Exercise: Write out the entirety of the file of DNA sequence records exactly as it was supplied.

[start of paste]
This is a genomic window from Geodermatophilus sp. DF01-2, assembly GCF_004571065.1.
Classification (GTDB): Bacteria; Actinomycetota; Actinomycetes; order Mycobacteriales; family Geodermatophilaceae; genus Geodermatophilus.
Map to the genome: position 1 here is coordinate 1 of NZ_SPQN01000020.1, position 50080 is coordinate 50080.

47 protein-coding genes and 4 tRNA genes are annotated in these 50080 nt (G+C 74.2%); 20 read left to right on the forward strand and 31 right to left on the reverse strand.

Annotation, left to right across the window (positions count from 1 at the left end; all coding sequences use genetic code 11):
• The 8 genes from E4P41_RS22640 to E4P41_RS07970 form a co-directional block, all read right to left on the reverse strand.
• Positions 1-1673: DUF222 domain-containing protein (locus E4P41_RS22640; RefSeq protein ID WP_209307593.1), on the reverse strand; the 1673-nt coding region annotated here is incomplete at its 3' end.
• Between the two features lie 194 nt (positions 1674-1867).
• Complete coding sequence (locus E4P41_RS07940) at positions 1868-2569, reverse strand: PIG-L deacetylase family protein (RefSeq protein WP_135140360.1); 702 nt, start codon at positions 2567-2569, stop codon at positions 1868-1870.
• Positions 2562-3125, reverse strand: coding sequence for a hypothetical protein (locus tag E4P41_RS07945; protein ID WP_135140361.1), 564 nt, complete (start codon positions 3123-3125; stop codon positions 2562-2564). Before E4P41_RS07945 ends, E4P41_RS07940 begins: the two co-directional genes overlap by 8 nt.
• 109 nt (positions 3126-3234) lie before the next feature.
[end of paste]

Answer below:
This is a genomic window from Geodermatophilus sp. DF01-2, assembly GCF_004571065.1.
Classification (GTDB): Bacteria; Actinomycetota; Actinomycetes; order Mycobacteriales; family Geodermatophilaceae; genus Geodermatophilus.
Map to the genome: position 1 here is coordinate 1 of NZ_SPQN01000020.1, position 50080 is coordinate 50080.

47 protein-coding genes and 4 tRNA genes are annotated in these 50080 nt (G+C 74.2%); 20 read left to right on the forward strand and 31 right to left on the reverse strand.

Annotation, left to right across the window (positions count from 1 at the left end; all coding sequences use genetic code 11):
• The 8 genes from E4P41_RS22640 to E4P41_RS07970 form a co-directional block, all read right to left on the reverse strand.
• Positions 1-1673: DUF222 domain-containing protein (locus E4P41_RS22640; RefSeq protein ID WP_209307593.1), on the reverse strand; the 1673-nt coding region annotated here is incomplete at its 3' end.
• Between the two features lie 194 nt (positions 1674-1867).
• Complete coding sequence (locus E4P41_RS07940) at positions 1868-2569, reverse strand: PIG-L deacetylase family protein (RefSeq protein WP_135140360.1); 702 nt, start codon at positions 2567-2569, stop codon at positions 1868-1870.
• Positions 2562-3125, reverse strand: coding sequence for a hypothetical protein (locus tag E4P41_RS07945; protein ID WP_135140361.1), 564 nt, complete (start codon positions 3123-3125; stop codon positions 2562-2564). Before E4P41_RS07945 ends, E4P41_RS07940 begins: the two co-directional genes overlap by 8 nt.
• 109 nt (positions 3126-3234) lie before the next feature.